brilliant 30: Soonyoung Park
A Curatorial Focus on Familiar Contemporaneity
Curator Soonyoung Park: Prompting Collective Engagement Through Curatorial Practice In Contemporary Art
Curator Soonyoung Park majored in painting, gaining related expertise in aesthetics and theory. Park is also equipped with hands-on experience of various aspects of the art sector. He does not approach exhibitions as a mere function of his curatorial practice. Rather, he explores the organic inner workings of an exhibition by connecting with the artist. This, in turn, encourages natural communication with the audience. In the process of curating exhibitions, Park chooses to maximize emotional connections with the artists by respecting their strong and individual qualities rather than depending on logic. For Park, curatorial practice is much like a collaborative art project. Through extensive research on the spatial context and visual presentation of exhibitions, Park wishes to transform the unfamiliar and convoluted narratives of contemporary art into a form of public art for the enjoyment of a larger audience.
Park’s curatorial work focuses on the idea of ‘contemporaneity’ among emerging artists. Soonyoung Park and Hanseung Ryu (curators at the National Museum of Modern and Contemporary Art) co-authored Tok Tok! Conversations with Art with the aim of introducing Korean artists to art market. The book offers perspectives on talented young Korean artists in the context of the Korean art scene, and provides insight into the newest trends in Korean contemporary art. The contents are intended to act as proponents for the intuitive understanding of Korean contemporary art by drawing parallels with readers’ individual life experience. Park is currently managing a critic and artist pairing program in an effort to foster a more solid and reciprocal network within the Korean art industry.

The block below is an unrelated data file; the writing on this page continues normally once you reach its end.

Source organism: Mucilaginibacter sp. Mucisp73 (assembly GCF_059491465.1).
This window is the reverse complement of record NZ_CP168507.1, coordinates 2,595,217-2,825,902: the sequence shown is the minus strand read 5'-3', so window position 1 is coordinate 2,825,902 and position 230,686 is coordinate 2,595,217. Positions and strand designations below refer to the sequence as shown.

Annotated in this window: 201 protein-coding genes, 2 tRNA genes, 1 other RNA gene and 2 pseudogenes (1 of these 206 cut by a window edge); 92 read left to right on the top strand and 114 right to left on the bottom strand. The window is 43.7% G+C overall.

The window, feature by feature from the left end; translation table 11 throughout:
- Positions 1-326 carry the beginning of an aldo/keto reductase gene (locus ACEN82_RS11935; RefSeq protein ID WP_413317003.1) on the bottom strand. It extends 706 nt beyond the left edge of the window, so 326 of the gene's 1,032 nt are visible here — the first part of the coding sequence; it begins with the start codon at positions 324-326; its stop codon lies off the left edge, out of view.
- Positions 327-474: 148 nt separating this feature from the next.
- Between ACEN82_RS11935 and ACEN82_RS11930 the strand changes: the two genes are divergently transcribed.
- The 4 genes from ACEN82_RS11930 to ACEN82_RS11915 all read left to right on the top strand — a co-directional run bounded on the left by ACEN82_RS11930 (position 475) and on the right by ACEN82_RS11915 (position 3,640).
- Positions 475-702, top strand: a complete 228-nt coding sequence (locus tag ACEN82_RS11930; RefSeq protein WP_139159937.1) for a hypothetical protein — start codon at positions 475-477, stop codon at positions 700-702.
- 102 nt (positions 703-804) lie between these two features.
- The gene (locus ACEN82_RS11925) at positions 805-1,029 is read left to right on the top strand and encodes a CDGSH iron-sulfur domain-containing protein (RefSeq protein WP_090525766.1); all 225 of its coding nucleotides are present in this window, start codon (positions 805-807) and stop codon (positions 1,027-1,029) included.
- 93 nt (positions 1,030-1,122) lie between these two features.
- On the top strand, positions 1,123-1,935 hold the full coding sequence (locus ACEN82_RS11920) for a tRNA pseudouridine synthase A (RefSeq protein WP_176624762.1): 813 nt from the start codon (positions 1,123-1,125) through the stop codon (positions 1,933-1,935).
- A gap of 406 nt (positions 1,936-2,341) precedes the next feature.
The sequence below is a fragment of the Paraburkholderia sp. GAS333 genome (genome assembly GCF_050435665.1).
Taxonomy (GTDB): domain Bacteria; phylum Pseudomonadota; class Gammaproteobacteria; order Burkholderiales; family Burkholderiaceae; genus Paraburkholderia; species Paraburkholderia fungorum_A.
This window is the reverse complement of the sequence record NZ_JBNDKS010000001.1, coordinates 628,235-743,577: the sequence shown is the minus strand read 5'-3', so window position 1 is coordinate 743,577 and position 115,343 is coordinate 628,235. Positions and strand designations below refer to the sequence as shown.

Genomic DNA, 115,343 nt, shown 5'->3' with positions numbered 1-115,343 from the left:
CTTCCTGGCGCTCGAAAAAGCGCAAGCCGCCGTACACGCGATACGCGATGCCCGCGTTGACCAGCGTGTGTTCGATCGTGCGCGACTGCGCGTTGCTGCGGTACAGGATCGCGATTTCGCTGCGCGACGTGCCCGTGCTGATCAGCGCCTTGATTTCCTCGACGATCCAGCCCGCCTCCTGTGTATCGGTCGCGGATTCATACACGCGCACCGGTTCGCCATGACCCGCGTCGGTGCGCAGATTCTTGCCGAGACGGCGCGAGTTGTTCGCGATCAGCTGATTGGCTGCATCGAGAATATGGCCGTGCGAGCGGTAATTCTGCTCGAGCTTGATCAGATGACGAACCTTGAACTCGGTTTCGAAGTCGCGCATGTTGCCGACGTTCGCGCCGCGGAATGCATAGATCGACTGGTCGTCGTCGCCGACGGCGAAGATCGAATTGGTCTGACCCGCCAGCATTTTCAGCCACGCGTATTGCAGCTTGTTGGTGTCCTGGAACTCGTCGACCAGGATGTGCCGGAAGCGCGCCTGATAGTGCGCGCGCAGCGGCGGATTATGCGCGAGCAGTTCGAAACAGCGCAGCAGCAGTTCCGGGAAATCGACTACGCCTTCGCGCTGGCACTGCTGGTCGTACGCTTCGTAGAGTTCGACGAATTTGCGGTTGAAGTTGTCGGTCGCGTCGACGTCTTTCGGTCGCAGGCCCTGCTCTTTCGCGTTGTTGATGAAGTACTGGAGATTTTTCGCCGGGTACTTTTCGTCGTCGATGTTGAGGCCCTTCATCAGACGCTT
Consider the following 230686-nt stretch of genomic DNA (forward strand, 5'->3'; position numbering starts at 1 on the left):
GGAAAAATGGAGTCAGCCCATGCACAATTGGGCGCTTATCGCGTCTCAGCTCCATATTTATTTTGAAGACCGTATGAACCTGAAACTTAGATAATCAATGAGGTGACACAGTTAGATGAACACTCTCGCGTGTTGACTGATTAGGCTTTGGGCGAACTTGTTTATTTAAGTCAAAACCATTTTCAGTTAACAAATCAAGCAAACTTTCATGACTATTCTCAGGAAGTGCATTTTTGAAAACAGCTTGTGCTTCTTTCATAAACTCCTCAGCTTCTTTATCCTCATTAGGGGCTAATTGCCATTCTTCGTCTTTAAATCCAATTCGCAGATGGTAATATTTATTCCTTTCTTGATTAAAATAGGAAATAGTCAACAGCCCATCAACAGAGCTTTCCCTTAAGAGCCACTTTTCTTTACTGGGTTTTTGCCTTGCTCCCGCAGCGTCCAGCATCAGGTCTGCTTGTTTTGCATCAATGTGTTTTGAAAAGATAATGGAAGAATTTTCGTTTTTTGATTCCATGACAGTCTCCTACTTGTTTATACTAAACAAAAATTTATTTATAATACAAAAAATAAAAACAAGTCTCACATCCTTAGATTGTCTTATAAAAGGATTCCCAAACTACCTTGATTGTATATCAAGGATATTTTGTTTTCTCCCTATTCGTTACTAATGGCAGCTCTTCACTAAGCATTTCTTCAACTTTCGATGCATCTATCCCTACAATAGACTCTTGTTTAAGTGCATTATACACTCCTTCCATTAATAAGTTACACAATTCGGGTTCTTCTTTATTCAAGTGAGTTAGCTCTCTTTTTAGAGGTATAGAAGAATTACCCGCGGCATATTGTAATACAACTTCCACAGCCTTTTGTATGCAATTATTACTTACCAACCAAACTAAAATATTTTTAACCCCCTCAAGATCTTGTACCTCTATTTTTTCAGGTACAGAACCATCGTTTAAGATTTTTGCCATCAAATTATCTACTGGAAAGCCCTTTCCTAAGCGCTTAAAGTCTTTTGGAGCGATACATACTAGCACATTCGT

Q. Could you briefly introduce yourself?
A. My name is Soonyoung Park. My curatorial practice has been mostly in Korean contemporary art with a focus on emerging young artists. I worked as a curator at The Buk Seoul Museum of Art (SeMA) until February 2015; there, I operated the SeMA NANJI Residency Open Studio programs for emerging young artists located in Sangam-dong, Seoul, Korea.
Q. Is there a particular message you wish to convey to your audience with the exhibition Follow Me?
A. Follow Me is an exhibition hosted by The Buk Seoul Museum of Art. The show featured twenty-one artists who participated in the 8th NANJI Open Studio. There were various factors we took into consideration in the making of the show. For example, the selection of the final artworks for exhibit was based on a collective consensus. Another component was to consider the method of presentation. Contemporary art can appear convoluted and difficult to understand, so we try to present these artworks in a more pleasant and visitor-friendly manner. We try to make the exhibition texts accessible and engaging. I believe this spirit corresponds to The Buk Seoul Museum of Art’s vision for communication with the public. Residents in the Gangbuk District in Seoul have had relatively little chance to enjoy contemporary art. By being introduced to emerging Korean artists and the overall trend of their work, I hope the citizens of Gangbuk District will grow more familiar with contemporary art.
Artists are able to create their own worlds and invest ordinary objects with meaning and uniqueness. This is their approach to developing individual world views and their lens for observing society. -Soonyoung Park-
Q. Do you have a particular world view for contemporary artists and society at large?